If you’ve ever dreamed of stepping into a real-life fairytale, then you need to add Sintra to your bucket list immediately. This magical hilltop town and UNESCO world heritage site in Portugal is shrouded by enchanting forests and dotted with colourful palaces that look like they’ve been plucked straight out of a Disney movie. And the best part? Sintra is located less than an hour from Lisbon, making this the perfect day trip during any city break.
Please note: This visit took place prior to the Covid-19 outbreak. Please check all current travel advice before planning your visit and travel responsibly.
How to get from Lisbon to Sintra
But first, the logistics. The easiest way to get from Lisbon to Sintra is by rail. Trains usually run twice an hour from Rossio station direct to Sintra station. Tickets cost €2.20 each way and the journey takes 40 minutes – just enough time to guzzle down a coffee and pastéis de nata (because, any excuse).
The 434 hop-on, hop-off bus runs on a continuous loop around the main sights of Sintra, starting at the train station and stopping at the historic centre of Sintra (where you’ll also find the National Palace), Castle of the Moors, and Pena Palace, before returning to the station.
I’d recommend walking from the train station to the historic centre of Sintra (a 15-minute walk, following the brown signs), where you can explore the National Palace and nearby Quinta da Regaleira, before jumping on a bus to Castle of the Moors. From here, it’s only a 10-minute walk to Pena Palace. Then once you’re done exploring, you can bus it back to the station.
Alternatively, if you want to avoid queuing for the bus, and don’t mind a steep, up-hill climb, it is possible to hike up to Castle of the Moors and Pena Palace. The walk should take you less than an hour and you’ll be rewarded with some spectacular views on your way up!
What to see and do in Sintra
Sintra is packed full of interesting palaces, parks, museums and gardens, and even has some beautiful beaches close by. But if you only have a day to explore, I’d recommend prioritising the following attractions. Each has its own entry fee and can be explored with or without a guide.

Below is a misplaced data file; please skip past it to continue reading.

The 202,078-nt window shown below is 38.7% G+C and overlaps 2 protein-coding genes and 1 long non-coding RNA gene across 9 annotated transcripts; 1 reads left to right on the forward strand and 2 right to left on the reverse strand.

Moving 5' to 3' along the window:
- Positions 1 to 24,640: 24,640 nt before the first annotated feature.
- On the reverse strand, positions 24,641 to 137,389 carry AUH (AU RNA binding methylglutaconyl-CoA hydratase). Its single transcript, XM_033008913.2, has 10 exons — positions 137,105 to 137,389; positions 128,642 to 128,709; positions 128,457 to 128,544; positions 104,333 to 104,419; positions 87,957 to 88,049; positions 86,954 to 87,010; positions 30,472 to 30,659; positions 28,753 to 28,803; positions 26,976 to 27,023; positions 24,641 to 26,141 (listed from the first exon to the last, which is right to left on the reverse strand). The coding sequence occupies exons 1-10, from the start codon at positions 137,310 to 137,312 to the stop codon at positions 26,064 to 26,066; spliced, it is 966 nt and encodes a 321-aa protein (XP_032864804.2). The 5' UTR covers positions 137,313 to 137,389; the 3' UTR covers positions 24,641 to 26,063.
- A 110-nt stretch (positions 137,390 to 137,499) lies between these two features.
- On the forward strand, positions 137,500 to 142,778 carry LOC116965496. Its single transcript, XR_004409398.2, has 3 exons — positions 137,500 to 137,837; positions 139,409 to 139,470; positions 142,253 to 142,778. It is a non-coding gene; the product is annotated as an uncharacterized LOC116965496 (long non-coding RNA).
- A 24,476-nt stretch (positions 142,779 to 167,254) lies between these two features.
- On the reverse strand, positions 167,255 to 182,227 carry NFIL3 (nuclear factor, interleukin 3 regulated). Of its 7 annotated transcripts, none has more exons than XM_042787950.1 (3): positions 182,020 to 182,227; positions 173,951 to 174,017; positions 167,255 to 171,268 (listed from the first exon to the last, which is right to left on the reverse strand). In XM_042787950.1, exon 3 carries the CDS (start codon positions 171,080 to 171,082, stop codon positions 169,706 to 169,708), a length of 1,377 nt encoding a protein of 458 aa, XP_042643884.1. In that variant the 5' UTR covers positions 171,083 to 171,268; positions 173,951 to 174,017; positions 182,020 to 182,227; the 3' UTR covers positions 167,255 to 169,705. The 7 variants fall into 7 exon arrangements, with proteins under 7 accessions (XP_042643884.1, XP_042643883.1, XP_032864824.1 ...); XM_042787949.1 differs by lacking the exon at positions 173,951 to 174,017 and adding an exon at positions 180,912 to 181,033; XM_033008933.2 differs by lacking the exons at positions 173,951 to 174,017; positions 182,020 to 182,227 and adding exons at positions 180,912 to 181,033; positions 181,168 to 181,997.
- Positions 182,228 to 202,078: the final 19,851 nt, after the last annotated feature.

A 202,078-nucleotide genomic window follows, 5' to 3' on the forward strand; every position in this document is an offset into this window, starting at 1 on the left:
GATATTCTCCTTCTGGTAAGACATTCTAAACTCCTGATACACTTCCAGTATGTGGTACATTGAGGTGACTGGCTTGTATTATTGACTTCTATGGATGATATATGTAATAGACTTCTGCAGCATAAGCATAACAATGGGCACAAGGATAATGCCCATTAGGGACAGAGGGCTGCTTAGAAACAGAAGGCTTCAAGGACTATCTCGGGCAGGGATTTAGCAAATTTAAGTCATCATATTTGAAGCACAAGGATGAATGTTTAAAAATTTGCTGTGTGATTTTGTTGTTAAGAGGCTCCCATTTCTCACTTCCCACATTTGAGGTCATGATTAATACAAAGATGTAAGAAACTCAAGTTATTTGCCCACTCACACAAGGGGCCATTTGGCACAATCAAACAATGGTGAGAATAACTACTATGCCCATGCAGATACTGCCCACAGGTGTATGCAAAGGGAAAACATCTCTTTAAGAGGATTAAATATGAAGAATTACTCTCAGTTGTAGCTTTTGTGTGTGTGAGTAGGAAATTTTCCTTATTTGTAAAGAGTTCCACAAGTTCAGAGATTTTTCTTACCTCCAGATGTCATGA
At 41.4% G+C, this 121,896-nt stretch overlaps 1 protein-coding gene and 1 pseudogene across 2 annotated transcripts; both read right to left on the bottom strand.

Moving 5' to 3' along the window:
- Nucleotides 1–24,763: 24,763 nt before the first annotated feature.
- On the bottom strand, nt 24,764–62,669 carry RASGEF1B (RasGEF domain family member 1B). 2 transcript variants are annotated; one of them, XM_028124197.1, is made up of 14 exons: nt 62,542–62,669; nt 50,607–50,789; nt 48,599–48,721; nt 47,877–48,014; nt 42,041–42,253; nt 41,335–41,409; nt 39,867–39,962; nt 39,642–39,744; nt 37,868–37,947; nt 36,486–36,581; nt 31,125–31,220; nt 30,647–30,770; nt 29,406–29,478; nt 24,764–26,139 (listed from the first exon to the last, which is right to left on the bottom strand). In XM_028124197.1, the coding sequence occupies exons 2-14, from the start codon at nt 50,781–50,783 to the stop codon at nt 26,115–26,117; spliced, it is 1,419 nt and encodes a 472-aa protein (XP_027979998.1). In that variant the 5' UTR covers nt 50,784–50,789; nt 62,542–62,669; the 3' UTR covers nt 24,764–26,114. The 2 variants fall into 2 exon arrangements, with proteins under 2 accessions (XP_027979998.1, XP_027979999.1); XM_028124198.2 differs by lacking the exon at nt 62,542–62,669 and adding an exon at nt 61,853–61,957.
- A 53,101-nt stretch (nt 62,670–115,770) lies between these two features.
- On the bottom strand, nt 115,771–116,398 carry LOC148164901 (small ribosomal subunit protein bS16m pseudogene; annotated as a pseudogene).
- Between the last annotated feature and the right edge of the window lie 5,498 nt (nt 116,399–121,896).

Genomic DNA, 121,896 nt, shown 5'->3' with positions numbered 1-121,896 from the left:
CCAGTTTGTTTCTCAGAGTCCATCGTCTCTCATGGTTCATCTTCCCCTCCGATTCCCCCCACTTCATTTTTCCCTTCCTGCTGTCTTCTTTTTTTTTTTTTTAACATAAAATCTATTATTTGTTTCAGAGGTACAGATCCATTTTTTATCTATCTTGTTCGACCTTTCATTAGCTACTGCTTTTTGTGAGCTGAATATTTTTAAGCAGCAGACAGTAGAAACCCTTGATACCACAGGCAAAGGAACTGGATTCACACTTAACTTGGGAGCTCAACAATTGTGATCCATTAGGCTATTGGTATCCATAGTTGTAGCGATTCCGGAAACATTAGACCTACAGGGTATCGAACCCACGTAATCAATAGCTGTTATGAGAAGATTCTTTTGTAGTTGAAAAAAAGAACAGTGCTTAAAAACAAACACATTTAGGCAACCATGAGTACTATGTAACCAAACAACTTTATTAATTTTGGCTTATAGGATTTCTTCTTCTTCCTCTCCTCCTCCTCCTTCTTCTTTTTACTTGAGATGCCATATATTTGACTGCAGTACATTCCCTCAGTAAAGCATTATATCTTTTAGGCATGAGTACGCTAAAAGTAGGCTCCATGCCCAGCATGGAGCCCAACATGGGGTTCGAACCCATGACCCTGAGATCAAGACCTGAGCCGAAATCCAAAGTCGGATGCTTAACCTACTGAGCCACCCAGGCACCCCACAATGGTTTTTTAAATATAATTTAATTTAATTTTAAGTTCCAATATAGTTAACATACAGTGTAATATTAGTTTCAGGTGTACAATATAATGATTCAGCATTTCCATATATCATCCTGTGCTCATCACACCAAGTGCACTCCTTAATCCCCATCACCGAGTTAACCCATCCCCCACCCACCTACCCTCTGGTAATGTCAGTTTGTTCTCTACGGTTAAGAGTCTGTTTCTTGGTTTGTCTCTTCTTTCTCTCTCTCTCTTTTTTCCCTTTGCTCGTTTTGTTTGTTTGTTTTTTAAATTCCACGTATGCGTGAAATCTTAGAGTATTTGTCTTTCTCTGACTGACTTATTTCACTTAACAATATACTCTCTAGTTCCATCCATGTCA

Centro Historico de Sintra
With its colourful buildings, leafy side-streets, and traditional tavernas, the historic centre of Sintra is a lovely little place to explore, in its own right. Take some time to mooch around the shops and sample the local wine, or if you want to learn more about Sintra’s fascinating past, make a stop at the Natural History Museum and, of course, the National Palace of Sintra. The Tourist Office can also be found in the centre, where you can pick up maps or book up guided tours of the area.
Located in the very heart of Sintra’s historic centre, the National Palace (or Palácio Nacional) served as the grand residence of Portugal’s royal family between the 15th and 19th centuries. Today, you can discover the history of the palace by touring the ornately decorated rooms, including the Swan Room, the Magpie room and the royal chapel.
Just a 5-minute walk from the centre of Sintra, you’ll arrive at Quinta de Regaleria – a 19th century palace, characterised by its striking Gothic and Romantic-style architecture. For some reason, this palace is often left off day itineraries, but it’s one of the most beautiful and unusual attractions in all of Sintra.
Even if you don’t have time to tour the mansion itself, be sure to stop at the enchanting gardens. Discover secret grottos, tumbling waterfalls and – best of all – the spectacular Initiation Wells, which were used for mysterious ceremonial purposes and are the real showstopper here. The view from the top of the well is mind-bending, giving the impression of an underground tower. Circle your way down the steps and along damp, dark tunnels, until you emerge back out at a beautiful lake… all part of the magic of Sintra!
Located within the sprawling grounds of Pena Palace, Castle of the Moors (or Castelo dos Mouros) boasts the very best views in Sintra. As you scale the fortress walls, you’ll be greeted with panoramic vistas of the surrounding countryside and even the coastline in the distance. The castle complex is surprisingly large, which means it’s a lot less crowded and touristy than the other sights in Sintra. Just make sure you leave yourself enough time to explore!
And finally, the jewel in Sintra’s colourful crown… Pena Palace is Sintra’s most famous landmark and the one you’ll have seen pop up, time and time again, on your Instagram feed. This 19th century palace is a true fairytale come to life, with its brightly coloured walls and turrets and extravagant gateways and terraces. The only down-side is, it gets extremely busy with tourists. For this reason, we decided to give the interiors a miss and were glad to have more time (and space!) to explore the breathtaking facades and gorgeous views instead.
Sintra is one of those places that has to be seen to be believed. Whichever bits you choose to explore, I’m sure you will be as blown away as I was! If you’re spending time in Portugal, take a look at my ultimate weekend guide to Lisbon or find out where to spot the best street art in Lisbon.